Musings of Africa Pt. 1: Coming Home?
I recently returned from a week long missions trip to Africa. While there, I had numerous soul stretching experiences that I'm going to be sharing over the next several weeks. Here's the first:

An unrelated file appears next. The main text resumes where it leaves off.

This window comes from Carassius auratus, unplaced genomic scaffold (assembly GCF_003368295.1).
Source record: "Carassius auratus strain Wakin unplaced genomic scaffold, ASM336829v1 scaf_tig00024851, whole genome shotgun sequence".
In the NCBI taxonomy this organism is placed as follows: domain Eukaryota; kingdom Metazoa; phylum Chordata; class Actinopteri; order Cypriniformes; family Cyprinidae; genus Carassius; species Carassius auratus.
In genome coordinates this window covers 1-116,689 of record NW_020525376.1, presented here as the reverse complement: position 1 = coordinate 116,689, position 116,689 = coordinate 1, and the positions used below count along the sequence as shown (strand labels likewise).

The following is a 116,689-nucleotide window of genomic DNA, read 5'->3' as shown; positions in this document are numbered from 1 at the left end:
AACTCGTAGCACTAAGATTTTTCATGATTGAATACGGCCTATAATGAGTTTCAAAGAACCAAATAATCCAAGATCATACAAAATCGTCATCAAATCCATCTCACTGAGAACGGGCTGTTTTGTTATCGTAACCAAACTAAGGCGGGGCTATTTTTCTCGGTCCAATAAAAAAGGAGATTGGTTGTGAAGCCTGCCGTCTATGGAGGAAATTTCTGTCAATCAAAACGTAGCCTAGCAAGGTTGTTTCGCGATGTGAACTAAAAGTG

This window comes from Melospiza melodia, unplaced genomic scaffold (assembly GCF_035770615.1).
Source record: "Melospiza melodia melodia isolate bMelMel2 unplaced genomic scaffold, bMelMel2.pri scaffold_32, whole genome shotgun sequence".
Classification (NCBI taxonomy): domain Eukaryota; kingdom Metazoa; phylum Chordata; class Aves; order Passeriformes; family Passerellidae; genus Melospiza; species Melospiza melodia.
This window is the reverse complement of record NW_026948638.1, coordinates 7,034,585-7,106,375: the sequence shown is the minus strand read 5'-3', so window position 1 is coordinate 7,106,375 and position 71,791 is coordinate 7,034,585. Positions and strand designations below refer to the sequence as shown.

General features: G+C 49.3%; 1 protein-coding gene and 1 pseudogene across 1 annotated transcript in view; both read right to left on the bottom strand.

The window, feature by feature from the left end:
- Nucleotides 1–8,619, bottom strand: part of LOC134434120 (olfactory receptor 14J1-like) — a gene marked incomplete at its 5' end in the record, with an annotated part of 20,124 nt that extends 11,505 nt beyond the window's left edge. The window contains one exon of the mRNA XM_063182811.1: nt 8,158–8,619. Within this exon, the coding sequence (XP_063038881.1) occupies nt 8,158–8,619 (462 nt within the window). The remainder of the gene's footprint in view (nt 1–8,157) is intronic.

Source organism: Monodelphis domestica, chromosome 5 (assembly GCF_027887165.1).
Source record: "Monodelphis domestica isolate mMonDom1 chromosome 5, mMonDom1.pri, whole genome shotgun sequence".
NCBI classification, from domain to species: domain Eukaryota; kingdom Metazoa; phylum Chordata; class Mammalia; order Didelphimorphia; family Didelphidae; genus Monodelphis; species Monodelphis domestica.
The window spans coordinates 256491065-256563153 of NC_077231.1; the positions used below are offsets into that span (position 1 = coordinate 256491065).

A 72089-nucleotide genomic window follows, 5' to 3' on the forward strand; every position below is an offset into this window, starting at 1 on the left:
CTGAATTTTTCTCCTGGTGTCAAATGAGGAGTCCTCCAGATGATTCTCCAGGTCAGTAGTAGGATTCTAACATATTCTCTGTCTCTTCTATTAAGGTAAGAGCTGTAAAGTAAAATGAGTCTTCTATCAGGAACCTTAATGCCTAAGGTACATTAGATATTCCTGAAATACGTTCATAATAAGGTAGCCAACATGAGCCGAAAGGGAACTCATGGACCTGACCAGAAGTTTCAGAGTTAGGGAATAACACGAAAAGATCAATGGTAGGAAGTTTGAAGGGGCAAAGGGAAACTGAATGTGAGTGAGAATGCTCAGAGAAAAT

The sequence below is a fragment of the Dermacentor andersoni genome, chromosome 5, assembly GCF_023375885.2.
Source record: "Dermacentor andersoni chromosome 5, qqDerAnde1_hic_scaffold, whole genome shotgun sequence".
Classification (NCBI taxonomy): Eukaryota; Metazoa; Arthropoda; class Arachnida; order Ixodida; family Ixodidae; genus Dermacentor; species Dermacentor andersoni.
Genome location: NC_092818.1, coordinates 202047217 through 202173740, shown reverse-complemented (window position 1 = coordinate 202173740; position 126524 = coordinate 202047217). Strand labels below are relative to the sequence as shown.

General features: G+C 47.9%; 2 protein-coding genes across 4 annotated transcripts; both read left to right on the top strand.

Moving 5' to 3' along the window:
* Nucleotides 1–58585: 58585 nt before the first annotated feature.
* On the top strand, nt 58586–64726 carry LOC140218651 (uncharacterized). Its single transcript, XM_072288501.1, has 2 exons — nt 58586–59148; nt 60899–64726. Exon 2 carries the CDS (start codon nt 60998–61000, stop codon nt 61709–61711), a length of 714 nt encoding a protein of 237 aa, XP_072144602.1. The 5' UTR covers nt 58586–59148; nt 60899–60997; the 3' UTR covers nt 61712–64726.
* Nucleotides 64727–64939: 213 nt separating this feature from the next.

I wondered from the first moments of knowing I would be going to Africa, if it would feel like returning home. I know that can sound silly, because well I'm American, right? But I wondered nonetheless. When we first arrived and were walking through the village, children would call out at the group of us ‘Mzungu! Hiii mzungu!’ Mzungu is what they call white people, which obviously I'm not. The native people knew that too, but they didn't know what I was. I would constantly catch them staring me to the back of my skull and had no idea why they were being so uncomfortably awkward. In Africa, I'm told, most people's physical features can help you tell what country they are from. Ugandans differ in build and physical features from Ghanians, Congolese, and even Kenyans. The conclusion I came to with much discussion amongst my team is that I was breaking the database for the people of Uganda. There was no point of reference for this brown skinned, tall woman, with my facial features and hair style. What the crap was I? Coming to Africa I had the same question. Would I see myself in these people? Would a part of me come home to myself in this place? Not really. It wasn't the homecoming I imagined. Visiting Africa was like meeting my lively, vivacious great aunt twice removed for the first time. She had so much to show me, so much to tell me. Africa was GORGEOUS- so green, rolling hills, stark red earth peeking through. Her people were wonders to me- infinitely gracious and resilient, innovative and vibrant. Africa left me wanting to know more- about her history, how did she get this way, and where did she see herself going in the future. I still wonder, what parts of Africa are in me, and if visiting those parts would leave a different impression. And while my ancestors do hail from somewhere on that great continent, home for me continues to find its meaning in the faces I missed the most while away. #MusingsOfAfrica